Gulf states are expected again this year to bask in a gigantic budget surplus that will extend a five-year financial euphoria reminiscent of their first oil boom 30 years ago when they kicked off one of the largest construction drives in history.
The surge in the combined surplus despite an expected increase in actual expenditure means the six Gulf Cooperation Council (GCC) countries will push ahead with a campaign to slash debt, replenish their overseas assets, and construct projects that are needed for their economic diversification.
In their 2008 budgets, the six members forecast a combined surplus of $39 billion (Dh143bn) but it was based on an average oil price of only $40-45 a barrel.
With oil prices boiling over $115 last week and predicted to average a record $80 this year, the surplus is projected to increase many folds although most of them are expected to be tempted by high revenues to overshoot spending again.
“The actual forecast surplus in the budgets of the GCC countries assumed that surpluses will multiply this year because of the surge in oil prices… although Bahrain and Oman projected a deficit of around $1.1bn each, this deficit will turn into a large surplus at the end of the year,” the state-controlled Emirates Industrial Bank (EIB) said in a study on GCC budgets this week.
“The surplus will be achieved despite a sharp increase in projected expenditure and an expected growth in actual expenditure… this is because oil prices have sharply increased and GCC states have overcome all the negative repercussions of the low-price period as they began to record large surpluses in 2003.”
In 2007, the GCC states of the UAE, Saudi Arabia, Bahrain, Qatar, Oman and Kuwait projected a combined budget surplus of around $33bn but the actual balance shot up to nearly $110bn, half of which was recorded in Saudi Arabia, the world’s largest crude exporter. The balance was slightly lower than the 2007 surplus of around $121bn.
The figures included only the federal budget of the UAE, which forecast equal revenues and expenditure in 2006, 2007 and this year. They did not include the Emirates’ consolidated financial account (CFA), which better reflects the country’s financial position as it involves the federal budget and the local spending of each emirate.
The UAE has so far published consolidated financial account figures for 2006, when it recorded its highest surplus of around $19.7bn because of a surge in revenues. Bankers expect the surplus to have remained high in 2007. “Our estimates are that the GCC surpluses this year will be almost equivalent to last year’s surplus, which was one of the highest in current prices,” Saeed Al Shaikh, chief economist at the Saudi National Commercial Bank, said.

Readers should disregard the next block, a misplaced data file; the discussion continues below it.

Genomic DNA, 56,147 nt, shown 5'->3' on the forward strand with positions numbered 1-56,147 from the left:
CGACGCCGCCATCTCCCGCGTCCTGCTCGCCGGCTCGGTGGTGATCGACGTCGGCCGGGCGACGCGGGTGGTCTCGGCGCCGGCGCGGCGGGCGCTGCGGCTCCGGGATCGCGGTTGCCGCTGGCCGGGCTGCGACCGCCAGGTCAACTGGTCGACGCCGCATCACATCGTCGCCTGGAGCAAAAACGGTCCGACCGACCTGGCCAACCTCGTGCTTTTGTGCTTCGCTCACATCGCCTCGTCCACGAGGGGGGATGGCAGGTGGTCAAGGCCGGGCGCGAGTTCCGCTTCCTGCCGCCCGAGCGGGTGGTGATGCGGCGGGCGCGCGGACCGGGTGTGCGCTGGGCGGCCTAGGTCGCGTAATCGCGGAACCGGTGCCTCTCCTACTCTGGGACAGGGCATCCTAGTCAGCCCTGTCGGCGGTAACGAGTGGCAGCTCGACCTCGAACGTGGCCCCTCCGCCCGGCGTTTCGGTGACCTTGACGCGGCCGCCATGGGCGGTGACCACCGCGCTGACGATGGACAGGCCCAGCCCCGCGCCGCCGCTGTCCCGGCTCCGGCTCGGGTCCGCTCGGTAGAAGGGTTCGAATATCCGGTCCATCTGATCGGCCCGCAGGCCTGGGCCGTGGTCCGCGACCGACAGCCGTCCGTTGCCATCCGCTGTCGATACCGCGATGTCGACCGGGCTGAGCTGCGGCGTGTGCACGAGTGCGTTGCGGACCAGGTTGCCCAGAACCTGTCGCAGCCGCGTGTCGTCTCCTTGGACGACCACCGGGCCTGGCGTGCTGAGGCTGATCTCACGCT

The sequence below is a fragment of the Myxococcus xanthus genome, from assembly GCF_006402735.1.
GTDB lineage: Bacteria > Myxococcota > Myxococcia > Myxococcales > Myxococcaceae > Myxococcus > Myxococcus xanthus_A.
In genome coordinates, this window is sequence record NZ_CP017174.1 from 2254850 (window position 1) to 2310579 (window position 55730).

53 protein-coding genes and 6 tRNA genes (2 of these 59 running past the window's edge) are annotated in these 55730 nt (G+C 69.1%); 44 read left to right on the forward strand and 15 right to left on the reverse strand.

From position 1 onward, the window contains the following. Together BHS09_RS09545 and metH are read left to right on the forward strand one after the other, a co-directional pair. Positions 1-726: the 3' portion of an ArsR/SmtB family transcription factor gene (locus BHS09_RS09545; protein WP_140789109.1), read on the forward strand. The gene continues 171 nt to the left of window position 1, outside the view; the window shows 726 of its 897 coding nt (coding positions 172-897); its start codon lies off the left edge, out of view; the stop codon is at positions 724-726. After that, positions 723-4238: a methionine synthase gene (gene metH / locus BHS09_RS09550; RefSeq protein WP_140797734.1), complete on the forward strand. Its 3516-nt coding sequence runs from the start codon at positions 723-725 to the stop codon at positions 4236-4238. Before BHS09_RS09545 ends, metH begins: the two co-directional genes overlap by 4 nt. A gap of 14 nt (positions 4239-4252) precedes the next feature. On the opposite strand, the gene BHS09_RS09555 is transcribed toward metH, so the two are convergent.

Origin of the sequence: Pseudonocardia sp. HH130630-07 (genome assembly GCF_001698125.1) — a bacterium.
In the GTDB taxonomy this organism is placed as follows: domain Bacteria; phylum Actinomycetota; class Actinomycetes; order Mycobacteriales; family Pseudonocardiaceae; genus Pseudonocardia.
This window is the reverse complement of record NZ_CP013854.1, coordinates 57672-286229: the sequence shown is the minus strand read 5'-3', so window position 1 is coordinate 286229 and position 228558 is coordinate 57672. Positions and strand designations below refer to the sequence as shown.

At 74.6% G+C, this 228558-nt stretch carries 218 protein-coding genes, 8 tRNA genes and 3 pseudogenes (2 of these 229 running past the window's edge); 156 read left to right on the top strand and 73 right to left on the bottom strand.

Analysts said the surge in the GCC surpluses was because the growth in their actual revenues far outpaced that in their expenditure, which increased by between five and 15 per cent for some members. While they were projected at around $187bn in 2007, actual revenues rocketed by at least 90 per cent to nearly $360bn, including around $320bn in oil export earnings.
The surge in oil prices was underscored in Saudi Arabia, which had reeled from painful fiscal surpluses for many years before 2003. In 2006, the Kingdom recorded its highest ever budget surplus of $74.6 billion, which was expected to have eased to nearly $48bn in 2007. The surplus is projected to further slip to around $45bn but it remains far higher than the assumed surplus of nearly $5bn, according to Jadwa Investment company in Riyadh.
The cumulative budget surplus in the GCC countries over the past five years, exceeding $300bn, has allowed them to slash public debt, sharply boost their overseas reserves, and embark on a massive development drive with the participation of the fast growing private sector.
The present boom is in sharp contrast with the situation during the 1990s, when most of them suffered from record fiscal deficits, slow growth and high debt. The combined GCC budget shortfall peaked at nearly $35bn in 1991 after some of them were forced to sharply boost spending to finance a US-led multinational campaign to eject Iraq forces from Kuwait. “Gulf states are passing through a new fiscal era because of the massive fiscal surpluses, which have helped them overcome all the negative consequences of low oil prices during the 1990s,” EIB said.
“Some of them have managed to slash their public debt from 115 to only 19 per cent [Saudi Arabia] while high public spending has largely stimulated their economies… while the first oil boom era enabled them to complete most of their infrastructure projects, the current boom will allow them to carry out strategic development projects that will contribute to diversification of sources of income… this in turn ushers in a new stage in the GCC economies.”